Rare and Deadly Diseases: Marburg
The Marburg virus was first identified in laboratory workers in Marburg, Germany, and Belgrade, Yugoslavia, in 1967. The researchers contracted the disease from African green monkeys that had been imported from Uganda. Twenty-five cases resulted from direct contact with monkeys (primary cases) and six cases resulted from others' contact with primary cases (secondary cases) in the first outbreak. Seven people died. Since then, there have been sporadic outbreaks in Zimbabwe, South Africa, and Kenya.
The symptoms and course of the disease are very similar to Ebola, although the fatality rate is lower, at approximately 25 percent.
Researchers who study these diseases do so under very strict safety conditions. In fact, there are only a couple of laboratories in the United States that have facilities that are set up to do work on such dangerous and highly contagious organisms.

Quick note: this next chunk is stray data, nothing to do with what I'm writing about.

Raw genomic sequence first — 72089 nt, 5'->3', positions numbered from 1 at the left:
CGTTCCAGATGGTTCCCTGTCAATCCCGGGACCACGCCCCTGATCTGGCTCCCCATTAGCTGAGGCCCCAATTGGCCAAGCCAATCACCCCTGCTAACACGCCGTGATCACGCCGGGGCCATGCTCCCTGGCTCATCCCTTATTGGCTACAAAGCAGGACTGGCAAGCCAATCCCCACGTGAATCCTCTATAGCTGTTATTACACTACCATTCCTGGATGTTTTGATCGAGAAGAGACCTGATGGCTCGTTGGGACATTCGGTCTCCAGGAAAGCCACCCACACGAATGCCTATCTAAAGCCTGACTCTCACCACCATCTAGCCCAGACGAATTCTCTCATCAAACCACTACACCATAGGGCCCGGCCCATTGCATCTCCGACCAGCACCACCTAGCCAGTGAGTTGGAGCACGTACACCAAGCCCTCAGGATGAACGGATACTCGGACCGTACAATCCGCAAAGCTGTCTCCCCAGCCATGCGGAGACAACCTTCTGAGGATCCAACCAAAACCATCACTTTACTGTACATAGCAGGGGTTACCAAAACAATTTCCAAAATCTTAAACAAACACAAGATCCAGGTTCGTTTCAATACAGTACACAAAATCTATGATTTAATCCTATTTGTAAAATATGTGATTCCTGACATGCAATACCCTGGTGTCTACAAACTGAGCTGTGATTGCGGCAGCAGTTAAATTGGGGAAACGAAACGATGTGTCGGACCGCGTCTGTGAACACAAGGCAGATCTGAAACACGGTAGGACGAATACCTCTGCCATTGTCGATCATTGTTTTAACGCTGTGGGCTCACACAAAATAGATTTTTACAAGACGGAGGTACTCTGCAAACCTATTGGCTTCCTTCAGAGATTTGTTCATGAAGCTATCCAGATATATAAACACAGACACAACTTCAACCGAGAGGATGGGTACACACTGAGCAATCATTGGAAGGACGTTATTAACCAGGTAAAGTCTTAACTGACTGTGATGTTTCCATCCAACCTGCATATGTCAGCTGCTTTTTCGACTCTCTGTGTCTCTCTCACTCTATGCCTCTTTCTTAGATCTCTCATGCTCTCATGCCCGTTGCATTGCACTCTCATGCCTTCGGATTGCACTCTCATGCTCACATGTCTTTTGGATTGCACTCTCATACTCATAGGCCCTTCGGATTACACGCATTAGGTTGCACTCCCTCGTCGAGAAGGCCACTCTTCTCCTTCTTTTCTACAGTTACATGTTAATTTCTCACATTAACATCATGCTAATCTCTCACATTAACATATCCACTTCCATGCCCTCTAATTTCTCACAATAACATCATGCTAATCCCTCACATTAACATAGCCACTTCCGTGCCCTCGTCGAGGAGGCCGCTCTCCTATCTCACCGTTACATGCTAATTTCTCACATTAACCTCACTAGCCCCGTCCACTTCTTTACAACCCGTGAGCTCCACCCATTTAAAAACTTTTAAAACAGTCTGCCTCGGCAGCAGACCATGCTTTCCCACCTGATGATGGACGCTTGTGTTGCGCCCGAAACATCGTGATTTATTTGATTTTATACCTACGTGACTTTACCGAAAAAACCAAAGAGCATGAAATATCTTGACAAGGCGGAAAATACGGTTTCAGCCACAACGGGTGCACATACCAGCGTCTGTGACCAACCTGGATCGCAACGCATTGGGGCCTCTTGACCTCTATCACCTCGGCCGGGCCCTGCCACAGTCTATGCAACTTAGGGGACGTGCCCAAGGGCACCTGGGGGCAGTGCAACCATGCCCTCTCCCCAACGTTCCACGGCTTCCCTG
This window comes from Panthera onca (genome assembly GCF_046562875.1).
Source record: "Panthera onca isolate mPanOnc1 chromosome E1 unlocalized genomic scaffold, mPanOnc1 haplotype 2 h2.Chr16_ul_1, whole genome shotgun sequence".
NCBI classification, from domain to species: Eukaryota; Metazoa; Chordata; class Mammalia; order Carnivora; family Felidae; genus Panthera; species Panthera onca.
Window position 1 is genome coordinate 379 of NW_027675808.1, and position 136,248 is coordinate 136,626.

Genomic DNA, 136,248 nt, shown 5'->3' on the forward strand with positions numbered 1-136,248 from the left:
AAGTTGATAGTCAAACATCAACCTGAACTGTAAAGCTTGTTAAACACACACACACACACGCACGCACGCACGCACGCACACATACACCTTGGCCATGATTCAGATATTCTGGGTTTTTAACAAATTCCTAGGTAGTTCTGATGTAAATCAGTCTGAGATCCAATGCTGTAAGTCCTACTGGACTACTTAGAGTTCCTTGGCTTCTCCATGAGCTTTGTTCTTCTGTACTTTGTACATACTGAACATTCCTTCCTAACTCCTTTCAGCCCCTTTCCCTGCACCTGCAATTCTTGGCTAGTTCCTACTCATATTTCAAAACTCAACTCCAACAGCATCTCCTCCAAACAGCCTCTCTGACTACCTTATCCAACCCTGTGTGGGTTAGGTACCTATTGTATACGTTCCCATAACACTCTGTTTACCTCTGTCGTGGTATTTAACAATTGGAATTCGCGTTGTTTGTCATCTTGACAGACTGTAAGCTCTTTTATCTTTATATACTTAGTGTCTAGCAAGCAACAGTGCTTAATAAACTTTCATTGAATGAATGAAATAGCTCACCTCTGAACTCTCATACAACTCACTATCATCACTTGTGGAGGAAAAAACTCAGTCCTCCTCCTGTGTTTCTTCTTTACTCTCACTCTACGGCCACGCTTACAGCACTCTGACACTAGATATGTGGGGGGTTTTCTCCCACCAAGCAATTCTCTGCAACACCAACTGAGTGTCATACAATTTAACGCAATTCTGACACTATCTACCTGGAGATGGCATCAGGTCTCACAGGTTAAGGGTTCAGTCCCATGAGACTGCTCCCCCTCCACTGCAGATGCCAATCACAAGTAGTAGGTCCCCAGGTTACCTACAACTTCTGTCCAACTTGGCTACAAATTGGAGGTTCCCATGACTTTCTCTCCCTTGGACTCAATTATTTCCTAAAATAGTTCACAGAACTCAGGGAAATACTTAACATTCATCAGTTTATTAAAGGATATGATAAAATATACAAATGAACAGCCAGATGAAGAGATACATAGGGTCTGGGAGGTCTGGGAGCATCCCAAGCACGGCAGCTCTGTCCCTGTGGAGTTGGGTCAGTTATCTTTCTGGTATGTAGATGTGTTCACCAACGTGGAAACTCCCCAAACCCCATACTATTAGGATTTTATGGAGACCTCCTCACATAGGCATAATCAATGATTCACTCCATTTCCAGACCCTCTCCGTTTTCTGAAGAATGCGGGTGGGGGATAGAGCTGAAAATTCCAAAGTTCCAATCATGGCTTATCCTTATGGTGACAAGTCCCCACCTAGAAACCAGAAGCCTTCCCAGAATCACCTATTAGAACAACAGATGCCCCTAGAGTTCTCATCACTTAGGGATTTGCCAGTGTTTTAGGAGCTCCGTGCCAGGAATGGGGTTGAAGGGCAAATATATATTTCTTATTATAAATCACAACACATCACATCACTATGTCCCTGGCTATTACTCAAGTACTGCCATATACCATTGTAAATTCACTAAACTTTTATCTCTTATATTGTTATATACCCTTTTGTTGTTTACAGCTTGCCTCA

Excerpted from The Complete Idiot's Guide to Dangerous Diseases and Epidemics 2002 by David Perlin, Ph.D., and Ann Cohen. All rights reserved including the right of reproduction in whole or in part in any form. Used by arrangement with Alpha Books, a member of Penguin Group (USA) Inc.
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